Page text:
By Bryant Jones, Boise State University and Michael McKibben, University of California, Riverside
Geothermal energy has long been the forgotten member of the clean energy family, overshadowed by relatively cheap solar and wind power, despite its proven potential. But that may soon change – for an unexpected reason.
Geothermal technologies are on the verge of unlocking vast quantities of lithium from naturally occurring hot brines beneath places like California’s Salton Sea, a two-hour drive from San Diego.
Lithium is essential for lithium-ion batteries, which power electric vehicles and energy storage. Demand for these batteries is quickly rising, but the US is currently heavily reliant on lithium imports from other countries – most of the nation’s lithium supply comes from Argentina, Chile , Russia and China. The ability to recover critical minerals from geothermal brines in the US could have important implications for energy and mineral security, as well as global supply chains, workforce transitions and geopolitics.
As a geologist who works with geothermal brines and an energy policy scholar, we believe this technology can bolster the nation’s critical minerals supply chain at a time when concerns about the supply chain’s security are rising.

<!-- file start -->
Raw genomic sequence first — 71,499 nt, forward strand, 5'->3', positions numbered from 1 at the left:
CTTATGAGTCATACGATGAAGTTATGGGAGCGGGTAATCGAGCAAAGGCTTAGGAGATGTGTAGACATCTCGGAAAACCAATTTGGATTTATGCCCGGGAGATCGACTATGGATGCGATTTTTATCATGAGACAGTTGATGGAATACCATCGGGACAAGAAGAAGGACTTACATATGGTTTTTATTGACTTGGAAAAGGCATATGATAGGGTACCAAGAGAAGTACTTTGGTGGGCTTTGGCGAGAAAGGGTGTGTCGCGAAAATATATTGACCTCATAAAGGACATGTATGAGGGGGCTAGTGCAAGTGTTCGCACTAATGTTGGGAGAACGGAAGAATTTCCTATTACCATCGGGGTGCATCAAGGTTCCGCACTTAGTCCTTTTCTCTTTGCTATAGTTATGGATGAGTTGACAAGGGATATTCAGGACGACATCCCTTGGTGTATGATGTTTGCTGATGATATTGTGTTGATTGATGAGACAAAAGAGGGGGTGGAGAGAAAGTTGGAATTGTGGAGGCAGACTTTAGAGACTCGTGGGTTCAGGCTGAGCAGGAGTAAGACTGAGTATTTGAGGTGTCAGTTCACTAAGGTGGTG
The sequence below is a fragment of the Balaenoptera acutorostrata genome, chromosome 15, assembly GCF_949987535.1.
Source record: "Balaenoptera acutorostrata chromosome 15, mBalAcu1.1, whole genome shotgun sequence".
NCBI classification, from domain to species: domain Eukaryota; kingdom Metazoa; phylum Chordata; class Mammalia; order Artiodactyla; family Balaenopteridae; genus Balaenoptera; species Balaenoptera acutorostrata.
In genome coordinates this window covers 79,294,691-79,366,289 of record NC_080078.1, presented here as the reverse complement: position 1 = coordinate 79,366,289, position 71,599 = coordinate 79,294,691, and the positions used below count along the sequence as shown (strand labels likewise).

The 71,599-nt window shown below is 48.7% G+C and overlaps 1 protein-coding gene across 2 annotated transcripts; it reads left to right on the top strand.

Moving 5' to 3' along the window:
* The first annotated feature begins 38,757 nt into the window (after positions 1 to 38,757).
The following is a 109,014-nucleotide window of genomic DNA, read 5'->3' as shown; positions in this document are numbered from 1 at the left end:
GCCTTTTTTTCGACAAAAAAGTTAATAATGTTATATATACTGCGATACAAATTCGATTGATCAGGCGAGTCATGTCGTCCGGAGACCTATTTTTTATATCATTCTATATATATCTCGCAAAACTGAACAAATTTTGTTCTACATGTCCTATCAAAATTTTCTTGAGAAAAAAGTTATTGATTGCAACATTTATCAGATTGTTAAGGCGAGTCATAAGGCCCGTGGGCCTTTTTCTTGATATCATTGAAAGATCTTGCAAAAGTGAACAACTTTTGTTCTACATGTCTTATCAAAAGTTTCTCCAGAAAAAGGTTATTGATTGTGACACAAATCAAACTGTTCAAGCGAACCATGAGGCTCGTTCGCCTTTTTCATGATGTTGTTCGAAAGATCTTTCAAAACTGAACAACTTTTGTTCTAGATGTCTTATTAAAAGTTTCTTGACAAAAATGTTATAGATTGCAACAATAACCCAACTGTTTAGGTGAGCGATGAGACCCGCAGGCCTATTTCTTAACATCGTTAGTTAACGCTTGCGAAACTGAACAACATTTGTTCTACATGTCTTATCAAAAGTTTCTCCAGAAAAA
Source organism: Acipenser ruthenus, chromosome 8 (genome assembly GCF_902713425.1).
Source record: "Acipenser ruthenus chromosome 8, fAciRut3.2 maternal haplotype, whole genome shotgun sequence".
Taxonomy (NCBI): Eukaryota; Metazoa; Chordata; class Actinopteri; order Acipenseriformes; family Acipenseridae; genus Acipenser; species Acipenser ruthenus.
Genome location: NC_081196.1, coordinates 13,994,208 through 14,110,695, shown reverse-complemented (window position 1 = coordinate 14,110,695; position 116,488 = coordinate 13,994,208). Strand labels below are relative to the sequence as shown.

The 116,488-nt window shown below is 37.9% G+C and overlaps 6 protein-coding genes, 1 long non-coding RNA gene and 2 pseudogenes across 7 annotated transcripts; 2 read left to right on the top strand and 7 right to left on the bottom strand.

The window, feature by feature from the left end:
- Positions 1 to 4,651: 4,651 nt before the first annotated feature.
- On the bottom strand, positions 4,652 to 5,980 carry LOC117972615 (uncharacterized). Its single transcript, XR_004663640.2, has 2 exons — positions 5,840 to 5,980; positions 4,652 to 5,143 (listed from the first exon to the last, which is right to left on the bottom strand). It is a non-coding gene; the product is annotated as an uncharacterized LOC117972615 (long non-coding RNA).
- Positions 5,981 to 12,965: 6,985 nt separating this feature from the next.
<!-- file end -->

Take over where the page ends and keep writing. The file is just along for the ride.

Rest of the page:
Enough lithium to far exceed today’s US demand
Geothermal power plants use heat from the Earth to generate a constant supply of steam to run turbines that produce electricity. The plants operate by bringing up a complex saline solution located far underground, where it absorbs heat and is enriched with minerals such as lithium, manganese , zinc, potassium and boron.
Geothermal brines are the concentrated liquid left over after heat and steam are extracted at a geothermal plant. In the Salton Sea plants, these brines contain high concentrations – about 30% – of dissolved solids.
If test projects now underway prove that battery-grade lithium can be extracted from these brines cost effectively, 11 existing geothermal plants along the Salton Sea alone could have the potential to produce enough lithium metal to provide about 10 times the current US demand. https: //www.youtube.com/embed/oYtyEVPGEU8?wmode=transparent&start=0 How lithium is extracted during geothermal energy production. Courtesy of Controlled Thermal Resources.
Three geothermal operators at the Salton Sea geothermal field are in various stages of designing, constructing and testing pilot plants for direct lithium extraction from the hot brines.
At full production capacity, the 11 existing power plants near the Salton Sea, which currently generate about 432 megawatts of electricity, could also produce about 20,000 metric tons of lithium metal per year. The annual market value of this metal would be over $5 billion at current prices.
Geopolitical risks in the lithium supply chain
Existing lithium supply chains are rife with uncertainties that put mineral security in question for the United States.
Russia’s war in Ukraine and competition with China, as well as close ties between Russia and China, underscore the geopolitical implications of the mineral-intensive clean energy transformation.